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Breach of contract claims often involve disputes over the terms of the agreement, what occurred, and whether a party’s actions constituted a breach.  Sometimes, however, there is a dispute over whether a valid contract even exists.  The existence of a valid contract is fundamental to any breach of contract claim.  To create an enforceable contract, the parties must agree on the material terms and have a present intention to be bound.
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In a recent case, the Massachusetts Appeals Courts determined whether the trial court could find that there was not a valid and enforceable contract when the parties to the contract and the case stipulated that there was.  In Goddard v. Goucher, the defendant, acting as agent and attorney in fact for his mother, attempted to sell a property she held as trustee.   After receiving an offer, the defendant pulled together a team to develop a proposal for potential permitting of the property, which contained wetlands.  The team included an attorney and the plaintiff, who was an environmental engineer.  When the offer fell through, the defendant offered to sell the property to the plaintiff for one dollar and the payment of the back taxes.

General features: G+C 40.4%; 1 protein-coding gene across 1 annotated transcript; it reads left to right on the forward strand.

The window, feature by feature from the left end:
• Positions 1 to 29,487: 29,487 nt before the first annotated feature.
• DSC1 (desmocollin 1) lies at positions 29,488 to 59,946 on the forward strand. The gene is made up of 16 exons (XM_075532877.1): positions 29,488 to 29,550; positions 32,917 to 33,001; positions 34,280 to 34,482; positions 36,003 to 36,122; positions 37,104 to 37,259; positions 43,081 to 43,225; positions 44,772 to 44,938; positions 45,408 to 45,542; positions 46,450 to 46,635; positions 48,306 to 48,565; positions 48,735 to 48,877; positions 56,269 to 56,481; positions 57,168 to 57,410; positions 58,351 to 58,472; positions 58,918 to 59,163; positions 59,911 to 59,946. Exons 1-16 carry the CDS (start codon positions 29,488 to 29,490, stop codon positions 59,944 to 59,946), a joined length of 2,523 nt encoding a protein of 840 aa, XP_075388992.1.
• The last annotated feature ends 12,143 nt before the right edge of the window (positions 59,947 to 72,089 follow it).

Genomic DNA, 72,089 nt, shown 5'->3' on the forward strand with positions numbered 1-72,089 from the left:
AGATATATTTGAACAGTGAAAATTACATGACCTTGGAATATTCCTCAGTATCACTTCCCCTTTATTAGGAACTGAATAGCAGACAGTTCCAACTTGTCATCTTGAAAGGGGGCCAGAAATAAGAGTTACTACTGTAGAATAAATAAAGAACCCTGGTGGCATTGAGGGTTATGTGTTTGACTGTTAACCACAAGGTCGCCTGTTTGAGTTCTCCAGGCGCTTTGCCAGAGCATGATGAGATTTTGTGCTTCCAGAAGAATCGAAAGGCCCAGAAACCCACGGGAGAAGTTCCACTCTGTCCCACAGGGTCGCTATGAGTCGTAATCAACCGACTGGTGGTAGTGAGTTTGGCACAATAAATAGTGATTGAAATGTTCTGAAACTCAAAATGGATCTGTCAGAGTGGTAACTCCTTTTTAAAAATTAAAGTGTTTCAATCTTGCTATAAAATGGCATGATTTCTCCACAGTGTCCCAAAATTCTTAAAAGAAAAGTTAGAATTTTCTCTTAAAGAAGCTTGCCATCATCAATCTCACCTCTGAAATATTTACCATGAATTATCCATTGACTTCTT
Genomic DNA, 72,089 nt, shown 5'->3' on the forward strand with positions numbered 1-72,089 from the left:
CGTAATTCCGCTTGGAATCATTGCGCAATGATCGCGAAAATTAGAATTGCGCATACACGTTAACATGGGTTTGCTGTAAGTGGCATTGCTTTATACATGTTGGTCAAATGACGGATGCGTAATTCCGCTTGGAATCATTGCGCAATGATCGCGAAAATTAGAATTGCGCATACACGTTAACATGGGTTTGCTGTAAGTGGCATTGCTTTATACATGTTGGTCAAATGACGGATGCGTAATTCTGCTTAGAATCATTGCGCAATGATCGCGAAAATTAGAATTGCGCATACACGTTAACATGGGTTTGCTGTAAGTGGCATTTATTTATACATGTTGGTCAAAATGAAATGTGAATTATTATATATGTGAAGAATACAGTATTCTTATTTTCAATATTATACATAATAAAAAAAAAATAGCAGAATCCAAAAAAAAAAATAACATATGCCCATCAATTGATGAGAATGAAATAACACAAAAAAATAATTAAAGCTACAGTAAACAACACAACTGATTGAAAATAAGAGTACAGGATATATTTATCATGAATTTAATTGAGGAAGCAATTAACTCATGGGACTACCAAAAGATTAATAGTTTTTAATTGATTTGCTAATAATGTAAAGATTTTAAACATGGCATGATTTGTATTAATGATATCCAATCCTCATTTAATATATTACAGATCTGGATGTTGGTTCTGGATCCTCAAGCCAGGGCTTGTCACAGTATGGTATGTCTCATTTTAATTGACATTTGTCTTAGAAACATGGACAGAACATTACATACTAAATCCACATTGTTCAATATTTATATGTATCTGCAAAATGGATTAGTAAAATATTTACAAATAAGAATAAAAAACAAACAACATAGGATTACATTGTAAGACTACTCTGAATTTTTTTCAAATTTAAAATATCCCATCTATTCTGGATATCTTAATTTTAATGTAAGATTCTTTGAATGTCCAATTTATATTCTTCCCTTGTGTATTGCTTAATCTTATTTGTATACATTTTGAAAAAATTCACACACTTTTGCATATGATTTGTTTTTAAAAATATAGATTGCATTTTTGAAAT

The plaintiff asked the attorney from the team to draft a purchase and sale agreement.  The draft stated that the purchase price was one dollar and that the deed was to be delivered on an unspecified date in June 2007, at 10:00 a.m.  The agreement stated that the closing date could be extended for not more than 30 days.  There was also language that time was of the essence.  The plaintiff signed the agreement, and his attorney sent it to the defendant.  The defendant sent it to another attorney for review.  The defendant’s attorney made handwritten revisions to the agreement, including adding language clarifying that the buyer would assume all encumbrances of record and otherwise and “all past, present, and future taxes.”  The defendant signed the agreement with the revisions and returned it to the plaintiff.  The plaintiff testified that he received the signed agreement in August 2007.  The plaintiff’s attorney then performed a title search on behalf of the plaintiff.